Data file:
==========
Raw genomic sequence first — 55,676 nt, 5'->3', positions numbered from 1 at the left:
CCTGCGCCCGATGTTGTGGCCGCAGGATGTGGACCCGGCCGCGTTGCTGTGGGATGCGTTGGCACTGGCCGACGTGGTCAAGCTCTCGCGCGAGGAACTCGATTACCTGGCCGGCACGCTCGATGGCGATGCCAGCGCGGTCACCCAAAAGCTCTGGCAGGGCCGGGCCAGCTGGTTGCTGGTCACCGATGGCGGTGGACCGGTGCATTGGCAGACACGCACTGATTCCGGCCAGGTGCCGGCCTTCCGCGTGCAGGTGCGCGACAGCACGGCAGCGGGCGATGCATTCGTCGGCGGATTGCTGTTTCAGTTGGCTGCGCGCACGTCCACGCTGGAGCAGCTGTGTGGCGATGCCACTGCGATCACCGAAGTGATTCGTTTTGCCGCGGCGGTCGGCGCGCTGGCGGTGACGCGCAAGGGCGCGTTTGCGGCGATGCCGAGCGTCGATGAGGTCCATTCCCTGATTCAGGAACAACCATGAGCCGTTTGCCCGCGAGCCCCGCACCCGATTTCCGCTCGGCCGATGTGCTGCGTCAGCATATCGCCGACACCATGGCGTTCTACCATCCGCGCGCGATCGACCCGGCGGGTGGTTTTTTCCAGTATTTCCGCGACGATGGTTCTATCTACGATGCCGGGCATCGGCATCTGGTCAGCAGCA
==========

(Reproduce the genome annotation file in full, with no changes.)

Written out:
Raw genomic sequence first — 55,676 nt, 5'->3', positions numbered from 1 at the left:
CCTGCGCCCGATGTTGTGGCCGCAGGATGTGGACCCGGCCGCGTTGCTGTGGGATGCGTTGGCACTGGCCGACGTGGTCAAGCTCTCGCGCGAGGAACTCGATTACCTGGCCGGCACGCTCGATGGCGATGCCAGCGCGGTCACCCAAAAGCTCTGGCAGGGCCGGGCCAGCTGGTTGCTGGTCACCGATGGCGGTGGACCGGTGCATTGGCAGACACGCACTGATTCCGGCCAGGTGCCGGCCTTCCGCGTGCAGGTGCGCGACAGCACGGCAGCGGGCGATGCATTCGTCGGCGGATTGCTGTTTCAGTTGGCTGCGCGCACGTCCACGCTGGAGCAGCTGTGTGGCGATGCCACTGCGATCACCGAAGTGATTCGTTTTGCCGCGGCGGTCGGCGCGCTGGCGGTGACGCGCAAGGGCGCGTTTGCGGCGATGCCGAGCGTCGATGAGGTCCATTCCCTGATTCAGGAACAACCATGAGCCGTTTGCCCGCGAGCCCCGCACCCGATTTCCGCTCGGCCGATGTGCTGCGTCAGCATATCGCCGACACCATGGCGTTCTACCATCCGCGCGCGATCGACCCGGCGGGTGGTTTTTTCCAGTATTTCCGCGACGATGGTTCTATCTACGATGCCGGGCATCGGCATCTGGTCAGCAGCA